“In the [previously reported] primary analysis of MAIA, with a median follow up of 28 months, the clear PFS benefit was discussed,” Philippe Moreau, MD, the head of the Hematology Department at the University Hospital of Nantes in France, said. “Now with longer follow-up, we also see an OS benefit with the continued PFS and depth of response benefits of daratumumab plus lenalidomide and dexamethasone vs lenalidomide and dexamethasone. The issue of cost is a very important one, and some physicians may believe that we could potentially stop daratumumab plus lenalidomide and dexamethasone early when the patients are reaching a very good response.”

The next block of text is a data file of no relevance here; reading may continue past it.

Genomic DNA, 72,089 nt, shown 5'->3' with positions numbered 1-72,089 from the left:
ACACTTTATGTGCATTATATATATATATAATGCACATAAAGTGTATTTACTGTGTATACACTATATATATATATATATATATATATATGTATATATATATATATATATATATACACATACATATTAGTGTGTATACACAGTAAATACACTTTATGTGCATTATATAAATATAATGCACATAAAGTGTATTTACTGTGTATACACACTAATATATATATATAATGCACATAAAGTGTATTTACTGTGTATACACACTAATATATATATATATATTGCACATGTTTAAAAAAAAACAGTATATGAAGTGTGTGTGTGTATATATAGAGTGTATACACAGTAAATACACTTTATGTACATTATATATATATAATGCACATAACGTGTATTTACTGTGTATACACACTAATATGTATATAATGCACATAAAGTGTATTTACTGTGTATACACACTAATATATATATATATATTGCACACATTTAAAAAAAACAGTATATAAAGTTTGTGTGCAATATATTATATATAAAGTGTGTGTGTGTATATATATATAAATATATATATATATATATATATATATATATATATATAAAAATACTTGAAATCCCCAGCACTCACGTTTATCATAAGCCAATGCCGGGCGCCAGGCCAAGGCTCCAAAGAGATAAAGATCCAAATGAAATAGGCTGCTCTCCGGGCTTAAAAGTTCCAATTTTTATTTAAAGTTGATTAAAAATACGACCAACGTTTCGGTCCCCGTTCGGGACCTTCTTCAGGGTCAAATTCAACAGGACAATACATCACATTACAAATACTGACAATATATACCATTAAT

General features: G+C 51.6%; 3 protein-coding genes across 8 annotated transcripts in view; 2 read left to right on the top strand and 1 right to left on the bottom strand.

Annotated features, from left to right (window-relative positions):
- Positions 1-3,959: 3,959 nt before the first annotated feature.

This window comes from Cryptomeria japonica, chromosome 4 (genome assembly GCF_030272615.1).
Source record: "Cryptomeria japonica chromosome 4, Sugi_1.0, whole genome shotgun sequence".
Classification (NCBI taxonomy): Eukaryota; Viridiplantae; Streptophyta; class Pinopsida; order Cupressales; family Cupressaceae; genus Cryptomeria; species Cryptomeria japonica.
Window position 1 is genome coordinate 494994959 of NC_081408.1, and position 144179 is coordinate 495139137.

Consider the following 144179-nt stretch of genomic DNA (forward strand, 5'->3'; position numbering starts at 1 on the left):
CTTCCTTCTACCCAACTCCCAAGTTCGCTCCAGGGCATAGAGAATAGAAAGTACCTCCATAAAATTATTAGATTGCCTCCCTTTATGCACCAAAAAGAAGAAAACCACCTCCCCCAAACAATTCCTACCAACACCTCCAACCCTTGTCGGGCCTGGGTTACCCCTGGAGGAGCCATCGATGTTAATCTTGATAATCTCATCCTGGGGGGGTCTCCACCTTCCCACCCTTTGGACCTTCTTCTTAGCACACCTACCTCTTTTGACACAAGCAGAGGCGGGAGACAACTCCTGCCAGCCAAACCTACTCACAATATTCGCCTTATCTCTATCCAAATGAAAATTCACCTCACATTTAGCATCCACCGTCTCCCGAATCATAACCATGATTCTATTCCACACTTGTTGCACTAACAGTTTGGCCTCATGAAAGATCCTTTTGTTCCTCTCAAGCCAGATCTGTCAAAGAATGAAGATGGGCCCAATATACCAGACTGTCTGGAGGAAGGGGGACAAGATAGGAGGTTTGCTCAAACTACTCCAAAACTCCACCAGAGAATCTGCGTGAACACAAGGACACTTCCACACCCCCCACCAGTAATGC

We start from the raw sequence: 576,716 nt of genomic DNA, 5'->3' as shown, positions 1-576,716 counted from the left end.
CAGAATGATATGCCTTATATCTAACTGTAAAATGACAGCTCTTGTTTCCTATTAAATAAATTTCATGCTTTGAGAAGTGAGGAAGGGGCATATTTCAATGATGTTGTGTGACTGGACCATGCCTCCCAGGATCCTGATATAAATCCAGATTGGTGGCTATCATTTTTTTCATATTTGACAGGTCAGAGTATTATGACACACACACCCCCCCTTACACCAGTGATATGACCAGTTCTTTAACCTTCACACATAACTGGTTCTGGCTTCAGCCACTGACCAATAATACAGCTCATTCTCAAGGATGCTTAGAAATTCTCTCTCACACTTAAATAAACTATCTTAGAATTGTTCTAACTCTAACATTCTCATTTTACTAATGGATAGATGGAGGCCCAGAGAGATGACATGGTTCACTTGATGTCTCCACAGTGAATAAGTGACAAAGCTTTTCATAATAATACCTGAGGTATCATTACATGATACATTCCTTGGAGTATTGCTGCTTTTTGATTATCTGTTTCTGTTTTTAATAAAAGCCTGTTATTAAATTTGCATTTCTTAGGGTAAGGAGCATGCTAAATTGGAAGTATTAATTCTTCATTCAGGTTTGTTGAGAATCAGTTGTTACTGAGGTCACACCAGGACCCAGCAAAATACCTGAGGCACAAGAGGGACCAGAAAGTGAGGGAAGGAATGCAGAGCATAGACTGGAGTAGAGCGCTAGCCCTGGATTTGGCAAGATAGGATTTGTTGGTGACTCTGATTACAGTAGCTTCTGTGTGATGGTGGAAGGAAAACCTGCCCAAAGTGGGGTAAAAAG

The MAIA trial enrolled adult patients with newly diagnosed multiple myeloma who were ineligible for high-dose chemotherapy with autologous stem cell transplantation because of their age or comorbidities. Patients were randomized 1:1 to receive either daratumumab plus lenalidomide and dexamethasone or lenalidomide and dexamethasone.

Patients in the investigational arm were treated with intravenous daratumumab in 28-day cycles at a dose of 16 mg/kg once per week during cycles 1 and 2, once every 2 weeks in cycles 3 through 6, and once every 4 weeks thereafter. Both arms received 25 mg of oral lenalidomide on days 1 through 21 of each cycle and 40 mg of dexamethasone on days 1, 8, 15, and 22 of each cycle.2

The primary end point was PFS. Secondary end points included OS, duration of response, time to response, and overall response rate.

In the post hoc analyses, investigators evaluated OS in patients who received daratumumab plus lenalidomide and dexamethasone for less than 18 months vs at least 18 months. Patients who discontinued the regimen due to disease progression during the first 18 months were excluded.